This manifest itself in the rumbustious nature of their play. Whether it's nature or nurture, boy's playtime is definitely more physical, in my experience. Admittedly, my experience is of having two boys, and all of their cousins are boys too.
Anyway, both also share a boys' love of trains and Thomas the Tank Engine. (Before becoming a parent, I don't think I had any appreciation of how big a franchise T the T is. I doubt I've met a parent of boys whose son wasn't obsessed with trains from about two onwards. Sod the pension, plough your savings into HiT Entertainments. It's hard to see how it's a passing fad after 65 years. Incidentally, it seems that the uber-commercialisation of T the T is relatively recent. My elderly uncle [and another model train nut] visited us a few months back and was telling me how it was more of a cottage industry in his day. The Rev Awdry, who wrote the books, was quite a feature at train preservation societies in his time, but it was far from the global brand it has become.)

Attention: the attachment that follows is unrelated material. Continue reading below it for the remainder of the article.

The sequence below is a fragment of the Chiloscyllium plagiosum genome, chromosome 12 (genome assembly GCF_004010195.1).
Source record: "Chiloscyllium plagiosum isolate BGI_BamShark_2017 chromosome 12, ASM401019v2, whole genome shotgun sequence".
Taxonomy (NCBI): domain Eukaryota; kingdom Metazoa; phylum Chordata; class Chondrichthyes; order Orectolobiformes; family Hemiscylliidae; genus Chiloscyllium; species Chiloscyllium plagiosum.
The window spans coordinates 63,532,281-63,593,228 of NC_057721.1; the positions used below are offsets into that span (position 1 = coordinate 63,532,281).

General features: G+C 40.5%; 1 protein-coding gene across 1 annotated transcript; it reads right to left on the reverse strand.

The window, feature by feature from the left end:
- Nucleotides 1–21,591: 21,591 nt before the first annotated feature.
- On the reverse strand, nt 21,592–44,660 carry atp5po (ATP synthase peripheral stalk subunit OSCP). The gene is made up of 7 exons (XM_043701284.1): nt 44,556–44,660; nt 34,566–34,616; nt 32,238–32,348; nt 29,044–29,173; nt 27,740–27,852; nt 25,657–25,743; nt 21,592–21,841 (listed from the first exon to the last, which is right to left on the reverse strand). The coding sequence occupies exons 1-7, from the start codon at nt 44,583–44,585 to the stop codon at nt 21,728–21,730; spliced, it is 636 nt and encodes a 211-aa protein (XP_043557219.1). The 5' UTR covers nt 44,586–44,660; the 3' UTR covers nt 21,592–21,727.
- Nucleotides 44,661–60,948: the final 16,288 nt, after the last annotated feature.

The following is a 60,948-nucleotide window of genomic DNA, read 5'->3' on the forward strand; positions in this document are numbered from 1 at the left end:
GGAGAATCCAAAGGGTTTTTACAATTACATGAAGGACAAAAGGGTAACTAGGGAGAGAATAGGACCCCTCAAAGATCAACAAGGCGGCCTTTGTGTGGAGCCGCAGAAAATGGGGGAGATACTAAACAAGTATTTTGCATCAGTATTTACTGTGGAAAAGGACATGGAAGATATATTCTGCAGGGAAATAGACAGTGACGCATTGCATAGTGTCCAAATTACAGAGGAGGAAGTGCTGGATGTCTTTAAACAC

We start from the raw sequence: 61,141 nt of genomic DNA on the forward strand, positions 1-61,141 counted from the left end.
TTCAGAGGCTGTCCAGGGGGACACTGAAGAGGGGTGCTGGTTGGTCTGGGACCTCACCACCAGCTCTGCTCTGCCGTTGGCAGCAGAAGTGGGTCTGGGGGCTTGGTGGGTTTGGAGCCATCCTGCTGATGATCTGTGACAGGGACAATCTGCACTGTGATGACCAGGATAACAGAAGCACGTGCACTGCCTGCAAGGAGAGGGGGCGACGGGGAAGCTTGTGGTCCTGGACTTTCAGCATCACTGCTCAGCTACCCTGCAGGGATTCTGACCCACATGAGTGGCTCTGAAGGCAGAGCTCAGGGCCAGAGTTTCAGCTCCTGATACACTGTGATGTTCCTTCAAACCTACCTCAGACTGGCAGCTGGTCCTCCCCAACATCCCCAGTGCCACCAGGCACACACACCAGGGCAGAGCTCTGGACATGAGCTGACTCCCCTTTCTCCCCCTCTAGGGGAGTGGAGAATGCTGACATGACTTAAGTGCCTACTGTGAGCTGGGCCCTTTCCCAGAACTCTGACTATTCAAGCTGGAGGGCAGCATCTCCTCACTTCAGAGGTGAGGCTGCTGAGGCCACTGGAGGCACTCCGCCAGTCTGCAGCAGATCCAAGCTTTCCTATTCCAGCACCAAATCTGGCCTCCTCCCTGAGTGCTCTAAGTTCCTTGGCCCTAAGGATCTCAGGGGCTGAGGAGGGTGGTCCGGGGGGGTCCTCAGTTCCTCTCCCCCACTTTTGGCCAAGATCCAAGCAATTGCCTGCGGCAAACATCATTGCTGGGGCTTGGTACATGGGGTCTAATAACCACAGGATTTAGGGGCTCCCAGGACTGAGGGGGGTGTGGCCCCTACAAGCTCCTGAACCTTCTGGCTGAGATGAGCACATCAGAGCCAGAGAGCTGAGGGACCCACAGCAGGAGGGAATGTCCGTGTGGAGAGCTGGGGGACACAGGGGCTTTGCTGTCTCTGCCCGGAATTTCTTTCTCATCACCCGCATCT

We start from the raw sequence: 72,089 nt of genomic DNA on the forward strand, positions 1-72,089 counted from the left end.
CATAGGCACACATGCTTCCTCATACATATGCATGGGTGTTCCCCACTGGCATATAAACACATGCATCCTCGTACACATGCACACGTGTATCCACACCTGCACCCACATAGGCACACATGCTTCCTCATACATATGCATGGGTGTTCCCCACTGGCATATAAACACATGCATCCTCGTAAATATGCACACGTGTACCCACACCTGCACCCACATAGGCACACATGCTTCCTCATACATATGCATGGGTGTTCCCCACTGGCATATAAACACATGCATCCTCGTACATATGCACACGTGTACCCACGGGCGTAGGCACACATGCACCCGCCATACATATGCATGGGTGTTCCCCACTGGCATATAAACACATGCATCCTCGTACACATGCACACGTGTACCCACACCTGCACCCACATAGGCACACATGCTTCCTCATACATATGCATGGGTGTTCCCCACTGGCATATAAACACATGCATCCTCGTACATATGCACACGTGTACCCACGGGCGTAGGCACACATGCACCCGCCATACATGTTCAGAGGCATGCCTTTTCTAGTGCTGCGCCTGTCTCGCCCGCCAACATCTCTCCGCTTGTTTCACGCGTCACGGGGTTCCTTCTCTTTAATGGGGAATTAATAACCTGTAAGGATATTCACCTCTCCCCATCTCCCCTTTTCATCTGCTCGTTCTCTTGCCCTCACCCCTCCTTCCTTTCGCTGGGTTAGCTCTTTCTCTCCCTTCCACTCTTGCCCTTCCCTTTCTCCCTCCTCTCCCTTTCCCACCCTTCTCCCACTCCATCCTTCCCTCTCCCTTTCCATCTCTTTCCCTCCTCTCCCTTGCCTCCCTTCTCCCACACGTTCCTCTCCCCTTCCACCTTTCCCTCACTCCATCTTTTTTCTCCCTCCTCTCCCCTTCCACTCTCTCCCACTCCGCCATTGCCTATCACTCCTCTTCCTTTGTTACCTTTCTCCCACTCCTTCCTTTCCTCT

|Trains: not just for boys|
Anyway, I digress...
HackneyBoy and LondonBoy both disappeared upstairs as soon as they arrived at the house. They are playing HB's newest game, Deliveries. This involves trains (of course) and the delivery of sundry items, and in a new twist invented by mummy last night, messages. He has some Brio wooden track and a battery powered engine to pull the carriages. The track is laid out along the floor and shuttles backwards and forwards with the deliveries. This can go on for hours, so I am particularly glad at LB's appearance today.
But I'm more glad that they still seem to be friends. They are only young and friendships are fragile things, so it wouldn't be surprising if their camaraderie gradually whithered over time. For now though, it seems strong. HB gave LB a big hug when they got into the house, and LB reciprocated by helping HB remove his shoes.
And I haven't heard crashes or crying yet!